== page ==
Pedroncelli 2015 Bushnell Vineyards Zinfandel – Dry Creek Valley ($26)
Black pepper and savory herb aromas underpin raspberry aromas. Blackberry, dark chocolate shavings and a core of spices drive the full flavored and well-proportioned palate. Earth and hints of vanilla close things out. Delicious today this Zin will age gracefully.

Bella Grace Vineyards 2015 Old Vine Zinfandel – Amador County ($28)
Red and black fruit aromas are joined by hint of bay leaf. Plum flavors and associated spice characteristics are evident on the juicy palate. The finish is lush and stuffed with a continuing mélange of red and black fruit flavors.

Ridge Vineyards 2016 East Bench Zinfandel – Dry Creek Valley ($32)
Dark fruit aromas and hints of savory herb burst from the glass upon the first whiff. The palate is filled with black raspberry and blackberry accompanied by a nice complement of spices. Wisps of earth are evident on the long finish.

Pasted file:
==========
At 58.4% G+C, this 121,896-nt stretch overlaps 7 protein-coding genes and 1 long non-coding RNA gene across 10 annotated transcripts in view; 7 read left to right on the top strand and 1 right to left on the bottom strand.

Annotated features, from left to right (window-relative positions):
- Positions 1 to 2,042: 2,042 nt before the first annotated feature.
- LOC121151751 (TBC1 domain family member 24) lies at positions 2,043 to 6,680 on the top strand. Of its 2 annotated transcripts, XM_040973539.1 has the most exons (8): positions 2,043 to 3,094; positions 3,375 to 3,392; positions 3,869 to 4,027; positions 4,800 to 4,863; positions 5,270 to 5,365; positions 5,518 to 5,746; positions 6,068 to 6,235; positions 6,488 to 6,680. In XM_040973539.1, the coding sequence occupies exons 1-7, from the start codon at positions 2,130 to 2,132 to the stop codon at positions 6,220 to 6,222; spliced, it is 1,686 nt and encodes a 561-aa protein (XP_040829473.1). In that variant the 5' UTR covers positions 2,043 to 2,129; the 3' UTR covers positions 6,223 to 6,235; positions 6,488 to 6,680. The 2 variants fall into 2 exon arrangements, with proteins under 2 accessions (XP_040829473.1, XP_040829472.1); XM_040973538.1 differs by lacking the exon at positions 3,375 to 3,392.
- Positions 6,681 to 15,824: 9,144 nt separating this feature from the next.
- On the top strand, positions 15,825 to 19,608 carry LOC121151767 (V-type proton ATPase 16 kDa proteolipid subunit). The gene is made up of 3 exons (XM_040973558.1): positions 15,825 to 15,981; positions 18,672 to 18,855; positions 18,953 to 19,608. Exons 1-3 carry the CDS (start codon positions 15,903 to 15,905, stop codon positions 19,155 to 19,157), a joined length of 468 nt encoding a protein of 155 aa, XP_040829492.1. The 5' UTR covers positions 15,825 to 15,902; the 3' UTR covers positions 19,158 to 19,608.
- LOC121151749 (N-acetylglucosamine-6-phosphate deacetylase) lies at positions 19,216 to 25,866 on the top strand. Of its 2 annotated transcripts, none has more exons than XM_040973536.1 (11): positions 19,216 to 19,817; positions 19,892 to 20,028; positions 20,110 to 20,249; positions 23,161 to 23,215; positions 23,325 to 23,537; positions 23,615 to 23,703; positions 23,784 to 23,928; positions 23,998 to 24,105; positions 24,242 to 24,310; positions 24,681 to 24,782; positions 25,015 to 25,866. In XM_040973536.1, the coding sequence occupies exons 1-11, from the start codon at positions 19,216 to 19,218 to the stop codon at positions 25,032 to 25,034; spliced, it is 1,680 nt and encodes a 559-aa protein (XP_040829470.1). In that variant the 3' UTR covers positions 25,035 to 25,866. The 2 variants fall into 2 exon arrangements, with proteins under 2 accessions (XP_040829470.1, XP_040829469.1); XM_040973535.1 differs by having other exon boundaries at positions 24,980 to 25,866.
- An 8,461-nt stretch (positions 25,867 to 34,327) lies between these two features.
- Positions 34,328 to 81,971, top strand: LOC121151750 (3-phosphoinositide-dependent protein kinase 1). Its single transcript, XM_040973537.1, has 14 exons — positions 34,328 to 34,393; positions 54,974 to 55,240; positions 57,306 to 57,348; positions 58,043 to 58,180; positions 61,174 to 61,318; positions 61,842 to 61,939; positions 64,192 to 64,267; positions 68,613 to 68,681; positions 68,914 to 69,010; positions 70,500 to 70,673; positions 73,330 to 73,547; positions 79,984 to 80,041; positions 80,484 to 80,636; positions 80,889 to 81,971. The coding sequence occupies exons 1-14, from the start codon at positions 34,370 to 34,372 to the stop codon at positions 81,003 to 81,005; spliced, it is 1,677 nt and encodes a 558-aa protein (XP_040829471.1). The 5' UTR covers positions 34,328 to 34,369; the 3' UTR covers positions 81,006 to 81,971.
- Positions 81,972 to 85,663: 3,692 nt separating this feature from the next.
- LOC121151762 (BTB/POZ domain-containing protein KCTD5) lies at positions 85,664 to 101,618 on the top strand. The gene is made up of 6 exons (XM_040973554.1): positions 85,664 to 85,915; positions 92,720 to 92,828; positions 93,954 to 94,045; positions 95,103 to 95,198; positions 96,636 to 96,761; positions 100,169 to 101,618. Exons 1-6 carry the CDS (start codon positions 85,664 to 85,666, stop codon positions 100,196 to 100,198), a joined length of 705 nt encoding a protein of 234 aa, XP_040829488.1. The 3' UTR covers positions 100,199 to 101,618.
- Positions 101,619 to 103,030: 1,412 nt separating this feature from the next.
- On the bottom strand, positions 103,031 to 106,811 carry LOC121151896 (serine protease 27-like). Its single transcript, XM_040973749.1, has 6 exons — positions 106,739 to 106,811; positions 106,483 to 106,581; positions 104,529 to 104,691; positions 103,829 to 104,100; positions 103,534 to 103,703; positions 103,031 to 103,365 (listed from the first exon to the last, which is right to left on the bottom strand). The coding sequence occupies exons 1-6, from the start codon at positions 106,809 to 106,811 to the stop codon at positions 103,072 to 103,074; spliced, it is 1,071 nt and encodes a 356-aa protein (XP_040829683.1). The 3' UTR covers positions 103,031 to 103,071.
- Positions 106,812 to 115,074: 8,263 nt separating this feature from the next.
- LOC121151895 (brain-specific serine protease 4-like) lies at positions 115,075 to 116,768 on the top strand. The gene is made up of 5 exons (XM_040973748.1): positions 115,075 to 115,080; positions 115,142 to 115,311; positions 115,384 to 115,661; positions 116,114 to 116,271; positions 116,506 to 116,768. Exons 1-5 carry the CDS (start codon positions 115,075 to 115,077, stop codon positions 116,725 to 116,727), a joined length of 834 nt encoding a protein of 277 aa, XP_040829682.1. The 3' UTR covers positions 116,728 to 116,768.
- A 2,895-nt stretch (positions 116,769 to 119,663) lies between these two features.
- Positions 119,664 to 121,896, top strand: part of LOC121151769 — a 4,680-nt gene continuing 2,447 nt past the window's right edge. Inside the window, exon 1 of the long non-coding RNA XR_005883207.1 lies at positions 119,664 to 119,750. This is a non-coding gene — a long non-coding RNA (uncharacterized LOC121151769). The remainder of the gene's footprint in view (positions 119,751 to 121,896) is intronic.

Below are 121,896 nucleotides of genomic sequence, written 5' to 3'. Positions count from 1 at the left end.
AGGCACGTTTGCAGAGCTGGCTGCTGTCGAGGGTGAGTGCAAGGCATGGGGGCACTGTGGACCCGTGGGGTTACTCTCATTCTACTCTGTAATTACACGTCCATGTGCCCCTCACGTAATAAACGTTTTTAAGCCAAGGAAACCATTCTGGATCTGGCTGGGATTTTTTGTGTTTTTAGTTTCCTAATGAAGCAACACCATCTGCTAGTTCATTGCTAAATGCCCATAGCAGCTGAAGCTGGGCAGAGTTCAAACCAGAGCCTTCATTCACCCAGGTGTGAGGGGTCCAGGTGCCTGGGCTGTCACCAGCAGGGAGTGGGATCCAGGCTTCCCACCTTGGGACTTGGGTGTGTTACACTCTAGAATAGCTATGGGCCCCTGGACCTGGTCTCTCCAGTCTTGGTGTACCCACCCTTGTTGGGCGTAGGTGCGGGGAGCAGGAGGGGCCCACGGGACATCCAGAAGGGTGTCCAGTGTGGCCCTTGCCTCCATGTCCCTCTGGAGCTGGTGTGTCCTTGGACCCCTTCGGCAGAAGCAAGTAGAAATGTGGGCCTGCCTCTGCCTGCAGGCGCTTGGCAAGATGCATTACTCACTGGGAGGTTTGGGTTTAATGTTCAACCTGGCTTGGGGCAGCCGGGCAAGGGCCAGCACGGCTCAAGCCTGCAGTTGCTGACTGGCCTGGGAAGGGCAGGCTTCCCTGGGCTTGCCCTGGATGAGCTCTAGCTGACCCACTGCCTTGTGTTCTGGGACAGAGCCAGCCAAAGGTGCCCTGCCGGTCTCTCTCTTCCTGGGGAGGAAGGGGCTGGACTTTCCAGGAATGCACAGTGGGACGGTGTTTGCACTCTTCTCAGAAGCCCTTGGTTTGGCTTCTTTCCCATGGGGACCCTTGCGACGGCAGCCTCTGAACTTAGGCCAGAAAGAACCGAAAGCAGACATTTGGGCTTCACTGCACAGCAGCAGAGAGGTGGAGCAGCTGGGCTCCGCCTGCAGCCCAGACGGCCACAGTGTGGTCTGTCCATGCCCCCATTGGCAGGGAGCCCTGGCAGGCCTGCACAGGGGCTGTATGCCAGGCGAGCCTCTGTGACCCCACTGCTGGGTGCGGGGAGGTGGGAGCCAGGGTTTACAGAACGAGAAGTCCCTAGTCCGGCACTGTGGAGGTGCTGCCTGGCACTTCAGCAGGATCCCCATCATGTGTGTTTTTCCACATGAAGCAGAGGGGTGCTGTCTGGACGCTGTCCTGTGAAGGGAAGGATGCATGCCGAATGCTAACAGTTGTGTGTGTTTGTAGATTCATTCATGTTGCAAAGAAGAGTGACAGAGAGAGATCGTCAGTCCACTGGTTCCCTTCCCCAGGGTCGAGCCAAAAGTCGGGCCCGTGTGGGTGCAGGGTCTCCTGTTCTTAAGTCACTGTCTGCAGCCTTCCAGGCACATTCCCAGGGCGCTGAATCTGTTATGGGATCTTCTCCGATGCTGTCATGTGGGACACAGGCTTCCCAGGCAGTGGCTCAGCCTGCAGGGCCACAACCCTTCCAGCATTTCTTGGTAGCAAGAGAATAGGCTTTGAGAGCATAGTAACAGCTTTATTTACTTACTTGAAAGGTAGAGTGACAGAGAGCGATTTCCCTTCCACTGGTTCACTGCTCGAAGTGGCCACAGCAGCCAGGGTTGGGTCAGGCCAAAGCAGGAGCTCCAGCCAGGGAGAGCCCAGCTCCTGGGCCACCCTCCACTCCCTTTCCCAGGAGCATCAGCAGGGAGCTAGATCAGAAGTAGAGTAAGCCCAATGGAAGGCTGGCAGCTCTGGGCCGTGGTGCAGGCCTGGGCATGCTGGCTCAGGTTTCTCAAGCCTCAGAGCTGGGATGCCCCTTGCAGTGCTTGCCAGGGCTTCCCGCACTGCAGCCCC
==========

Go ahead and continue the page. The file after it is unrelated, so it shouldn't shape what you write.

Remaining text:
Artezin 2015 Collins Vineyard Zinfandel – Russian River Valley ($35)
Red and black violet aromas lead the way. Flavors of red plum and raspberry are accompanied by hints of Bay Leaf. Sour plum, spice and bits of dark chocolate are all evident on the long, clingy finish.

Ravenswood 2015 Dickerson Vineyard Zinfandel – Napa Valley ($37)
Red plum and candied strawberry aromas burst forth from the glass. Blackberry, oodles of spice and lite savory herbs are all part of the substantial palate. Sour red raspberry and bits of earth dot the prodigiously long finish.

Peachy Canyon 2016 Willow Vineyard Zinfandel – Paso Robles ($42)
Red raspberry and white pepper aromas emerge with conviction once this wine is poured.  Black cherry, raspberry and hints of red plum drive the palate which shows off an intense purity of fruit. Gentle bits of earth, spice and a tiny speckle of tar are all evident on the finish.